Lie group analysis has been applied to singular perturbation problems in both ordinary differential and difference equations and has allowed us to find the reduced dynamics describing the asymptotic behavior of the dynamical system. The present study provides an extended method that is also applicable to partial differential equations. The main characteristic of the extended method is the restriction of the manifold by some constraint equations on which we search for a Lie symmetry group. This extension makes it possible to find a partial Lie symmetry group, which leads to a reduced dynamics describing the asymptotic behavior.

Appropriate reduction of a dynamical system is one of the important approximation approaches when the system is too complicated to be solved analytically. The derivation of a reduced dynamical system which describes the asymptotic behavior of the solution has been achieved by using various singular perturbation methods developed for ordinary differential equations, partial differential equations, and difference equations [

While the above singular perturbation methods and the Lie symmetry group analysis had been developed independently, relations between them have been studied recently. It has been shown that the asymptotic dynamics derived with the singular perturbation methods can also be derived with the Lie group analysis when it is applied to singular perturbation problems of ordinary differential equations or difference equations [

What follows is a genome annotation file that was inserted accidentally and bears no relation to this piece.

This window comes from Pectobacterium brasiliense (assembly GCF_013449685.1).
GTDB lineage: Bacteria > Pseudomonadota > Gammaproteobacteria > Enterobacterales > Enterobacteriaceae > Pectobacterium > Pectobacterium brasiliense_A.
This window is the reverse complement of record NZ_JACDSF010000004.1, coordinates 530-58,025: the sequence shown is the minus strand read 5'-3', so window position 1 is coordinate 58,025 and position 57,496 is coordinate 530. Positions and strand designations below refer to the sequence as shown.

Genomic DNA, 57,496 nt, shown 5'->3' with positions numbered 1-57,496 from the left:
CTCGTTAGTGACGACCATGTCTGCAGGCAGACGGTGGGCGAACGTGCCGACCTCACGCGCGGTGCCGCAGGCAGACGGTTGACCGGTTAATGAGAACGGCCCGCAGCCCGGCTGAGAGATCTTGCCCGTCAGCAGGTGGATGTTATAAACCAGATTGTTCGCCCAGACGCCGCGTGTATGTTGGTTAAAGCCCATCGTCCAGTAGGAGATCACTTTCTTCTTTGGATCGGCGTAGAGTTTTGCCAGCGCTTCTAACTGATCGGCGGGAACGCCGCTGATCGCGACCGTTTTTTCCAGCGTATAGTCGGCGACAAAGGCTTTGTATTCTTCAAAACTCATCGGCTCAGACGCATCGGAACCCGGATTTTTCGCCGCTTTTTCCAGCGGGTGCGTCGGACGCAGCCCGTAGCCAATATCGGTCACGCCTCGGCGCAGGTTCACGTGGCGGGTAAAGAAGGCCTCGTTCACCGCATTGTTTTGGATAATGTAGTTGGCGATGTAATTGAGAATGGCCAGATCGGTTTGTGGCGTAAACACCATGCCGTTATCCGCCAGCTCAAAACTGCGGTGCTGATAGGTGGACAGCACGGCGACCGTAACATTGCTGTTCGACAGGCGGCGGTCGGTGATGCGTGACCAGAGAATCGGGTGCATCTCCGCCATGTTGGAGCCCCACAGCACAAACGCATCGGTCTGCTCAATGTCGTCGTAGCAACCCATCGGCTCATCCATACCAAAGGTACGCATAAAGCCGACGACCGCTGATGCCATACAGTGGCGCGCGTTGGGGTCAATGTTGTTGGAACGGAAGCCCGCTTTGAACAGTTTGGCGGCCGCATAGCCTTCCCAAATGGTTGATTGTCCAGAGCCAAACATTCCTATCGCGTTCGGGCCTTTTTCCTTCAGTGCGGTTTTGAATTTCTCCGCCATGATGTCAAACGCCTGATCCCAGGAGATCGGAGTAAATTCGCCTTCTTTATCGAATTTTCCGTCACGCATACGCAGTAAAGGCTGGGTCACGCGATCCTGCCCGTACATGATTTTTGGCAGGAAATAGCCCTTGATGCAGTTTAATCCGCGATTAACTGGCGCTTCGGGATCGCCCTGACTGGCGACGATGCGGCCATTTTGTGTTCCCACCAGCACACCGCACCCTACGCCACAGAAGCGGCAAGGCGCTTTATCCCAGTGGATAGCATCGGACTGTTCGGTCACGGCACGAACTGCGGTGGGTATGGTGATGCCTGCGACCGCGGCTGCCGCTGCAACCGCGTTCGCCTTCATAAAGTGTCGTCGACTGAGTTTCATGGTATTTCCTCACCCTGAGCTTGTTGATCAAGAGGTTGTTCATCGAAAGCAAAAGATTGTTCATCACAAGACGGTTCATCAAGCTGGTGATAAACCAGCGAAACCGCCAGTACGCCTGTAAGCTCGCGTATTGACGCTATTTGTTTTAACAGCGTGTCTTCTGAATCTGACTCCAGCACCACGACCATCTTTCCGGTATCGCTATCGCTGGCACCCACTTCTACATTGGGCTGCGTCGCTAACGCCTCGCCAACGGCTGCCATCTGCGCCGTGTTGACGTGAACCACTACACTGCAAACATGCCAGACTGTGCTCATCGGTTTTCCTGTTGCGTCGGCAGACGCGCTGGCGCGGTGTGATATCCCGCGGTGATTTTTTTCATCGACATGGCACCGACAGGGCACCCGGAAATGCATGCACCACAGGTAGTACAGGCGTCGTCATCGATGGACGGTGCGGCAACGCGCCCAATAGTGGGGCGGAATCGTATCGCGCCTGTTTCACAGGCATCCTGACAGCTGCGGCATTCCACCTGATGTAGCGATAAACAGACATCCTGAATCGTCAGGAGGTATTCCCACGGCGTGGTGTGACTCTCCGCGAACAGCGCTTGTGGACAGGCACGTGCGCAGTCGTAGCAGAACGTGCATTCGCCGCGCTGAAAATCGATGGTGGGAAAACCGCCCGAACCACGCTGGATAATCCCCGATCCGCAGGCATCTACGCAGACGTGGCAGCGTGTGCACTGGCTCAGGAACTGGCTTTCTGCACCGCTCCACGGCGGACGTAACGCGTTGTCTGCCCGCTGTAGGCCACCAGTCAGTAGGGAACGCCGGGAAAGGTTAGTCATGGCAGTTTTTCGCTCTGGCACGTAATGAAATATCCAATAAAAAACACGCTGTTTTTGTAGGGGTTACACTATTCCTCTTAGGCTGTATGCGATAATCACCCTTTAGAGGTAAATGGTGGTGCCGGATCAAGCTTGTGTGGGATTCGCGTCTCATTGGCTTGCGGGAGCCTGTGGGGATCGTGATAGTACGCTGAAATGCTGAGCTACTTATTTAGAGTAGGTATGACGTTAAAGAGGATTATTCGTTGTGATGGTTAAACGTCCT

This paper reports that, by extending the method appropriately, we can reduce partial differential equations to asymptotic dynamics. The main characteristic of the extension is to add some constraint equations to the equations originally considered in order to find partial Lie symmetry groups. The extended method is applied to one ordinary differential equation and two partial differential equations in the paper. While examples taken up here are quite simple in order to make it easy to catch the essence of the procedure, this method works for all the same types of singular perturbation problems in which secular terms are included in the naïve expansion of the solution.

The singular perturbation method with the Lie group analysis [